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Note to Military: Sexual Assault Includes Rape

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While it is estimated that over 19,000 sexual assaults occurred in the military in 2010, a rate far higher than among civilians, the government has failed systematically to investigate complaints, appropriately punish perpetrators, and treat trauma and other health conditions suffered by survivors. The profound personal and social consequences that arise from the government's systemic failures are powerfully profiled in the new film, The Invisible War. Turning a blind eye to these crimes has allowed them to continue, imperiling the lives of victims and degrading their service.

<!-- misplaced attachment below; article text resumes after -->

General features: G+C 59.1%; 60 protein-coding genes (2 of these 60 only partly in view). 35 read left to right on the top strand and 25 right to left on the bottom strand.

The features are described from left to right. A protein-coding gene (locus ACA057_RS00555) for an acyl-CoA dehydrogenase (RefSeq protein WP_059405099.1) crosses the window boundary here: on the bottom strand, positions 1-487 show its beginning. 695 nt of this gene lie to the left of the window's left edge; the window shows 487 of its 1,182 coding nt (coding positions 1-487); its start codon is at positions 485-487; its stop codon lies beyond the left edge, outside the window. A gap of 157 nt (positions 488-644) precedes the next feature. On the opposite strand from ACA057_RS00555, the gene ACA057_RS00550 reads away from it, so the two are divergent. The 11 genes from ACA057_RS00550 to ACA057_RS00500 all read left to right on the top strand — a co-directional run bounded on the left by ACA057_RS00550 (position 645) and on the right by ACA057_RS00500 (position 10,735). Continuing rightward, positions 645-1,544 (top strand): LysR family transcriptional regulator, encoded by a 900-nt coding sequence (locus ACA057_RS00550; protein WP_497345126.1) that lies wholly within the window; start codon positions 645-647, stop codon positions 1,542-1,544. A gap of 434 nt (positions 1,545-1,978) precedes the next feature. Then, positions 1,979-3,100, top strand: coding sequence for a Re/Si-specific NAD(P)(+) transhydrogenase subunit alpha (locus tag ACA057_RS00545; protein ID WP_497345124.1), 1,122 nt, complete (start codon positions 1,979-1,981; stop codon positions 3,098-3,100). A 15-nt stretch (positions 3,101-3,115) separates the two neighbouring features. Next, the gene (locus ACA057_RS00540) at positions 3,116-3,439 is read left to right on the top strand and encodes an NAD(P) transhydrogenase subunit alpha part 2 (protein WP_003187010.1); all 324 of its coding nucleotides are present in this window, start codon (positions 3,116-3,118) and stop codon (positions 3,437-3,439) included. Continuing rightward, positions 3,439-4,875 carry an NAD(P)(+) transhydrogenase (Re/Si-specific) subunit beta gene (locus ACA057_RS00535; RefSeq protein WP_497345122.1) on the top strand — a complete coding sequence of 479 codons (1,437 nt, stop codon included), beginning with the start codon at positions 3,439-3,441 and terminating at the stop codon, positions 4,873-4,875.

On Friday a federal district court judge cited yet another example of the military's unwillingness to acknowledge sexual violence within its ranks. In response to Freedom of Information Act requests filed by the Service Women's Action Network and the ACLU seeking records from the Departments of Defense and Veterans Affairs regarding their response to sexual assault, sexual harassment, and domestic violence in the military, the Army Crime Records Center claimed it couldn't provide records about "sexual assault" because its records are organized by specific criminal offenses such as "rape," not under the general heading of "sexual assault."

"'Sexual assault' is easily read as encompassing rape and other non-consensual sexual crimes defined in the Army's offense codes," the judge found. "The fact that the agency was unwilling to read the Plaintiffs' request liberally to include such terms seems to be almost willful blindness."

The judge further ruled that several other sections of the departments failed to adequately respond to our requests and ordered the government to fulfill its obligations under FOIA. We will continue to press the government for the information we need to truly understand, address, and end the epidemic of sexual violence in the military.